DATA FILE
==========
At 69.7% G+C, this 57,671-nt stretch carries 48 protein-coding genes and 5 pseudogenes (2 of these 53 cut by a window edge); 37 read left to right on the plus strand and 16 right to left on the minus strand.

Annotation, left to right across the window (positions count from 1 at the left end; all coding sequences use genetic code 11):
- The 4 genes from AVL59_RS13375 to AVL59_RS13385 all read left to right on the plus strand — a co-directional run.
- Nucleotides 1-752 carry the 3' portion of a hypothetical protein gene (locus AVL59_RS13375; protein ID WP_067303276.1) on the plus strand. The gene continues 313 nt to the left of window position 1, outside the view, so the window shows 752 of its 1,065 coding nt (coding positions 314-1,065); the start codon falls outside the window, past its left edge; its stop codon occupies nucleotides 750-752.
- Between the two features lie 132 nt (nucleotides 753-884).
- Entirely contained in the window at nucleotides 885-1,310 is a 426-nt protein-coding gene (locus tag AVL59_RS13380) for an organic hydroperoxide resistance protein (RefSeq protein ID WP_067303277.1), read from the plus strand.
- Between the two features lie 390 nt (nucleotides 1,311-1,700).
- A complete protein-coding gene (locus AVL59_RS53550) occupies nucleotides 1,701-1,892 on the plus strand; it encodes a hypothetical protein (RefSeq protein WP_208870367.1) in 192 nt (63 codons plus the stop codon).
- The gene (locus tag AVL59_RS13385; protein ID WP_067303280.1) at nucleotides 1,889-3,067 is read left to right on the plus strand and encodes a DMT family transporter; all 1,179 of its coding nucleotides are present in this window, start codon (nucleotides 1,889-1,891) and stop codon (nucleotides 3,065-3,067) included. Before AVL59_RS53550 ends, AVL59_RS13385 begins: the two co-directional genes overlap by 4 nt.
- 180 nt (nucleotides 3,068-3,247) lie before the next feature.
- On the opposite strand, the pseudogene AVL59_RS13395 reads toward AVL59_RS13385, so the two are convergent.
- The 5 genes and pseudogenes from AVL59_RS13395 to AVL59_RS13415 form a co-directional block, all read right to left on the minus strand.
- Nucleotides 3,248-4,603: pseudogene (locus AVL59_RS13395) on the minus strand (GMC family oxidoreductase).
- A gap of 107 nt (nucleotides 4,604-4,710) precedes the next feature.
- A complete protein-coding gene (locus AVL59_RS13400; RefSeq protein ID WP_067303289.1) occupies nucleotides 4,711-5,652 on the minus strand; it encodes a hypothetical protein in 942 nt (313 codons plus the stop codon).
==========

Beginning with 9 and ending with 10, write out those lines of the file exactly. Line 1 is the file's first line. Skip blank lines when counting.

- The gene (locus tag AVL59_RS13385; protein ID WP_067303280.1) at nucleotides 1,889-3,067 is read left to right on the plus strand and encodes a DMT family transporter; all 1,179 of its coding nucleotides are present in this window, start codon (nucleotides 1,889-1,891) and stop codon (nucleotides 3,065-3,067) included. Before AVL59_RS53550 ends, AVL59_RS13385 begins: the two co-directional genes overlap by 4 nt.
- 180 nt (nucleotides 3,068-3,247) lie before the next feature.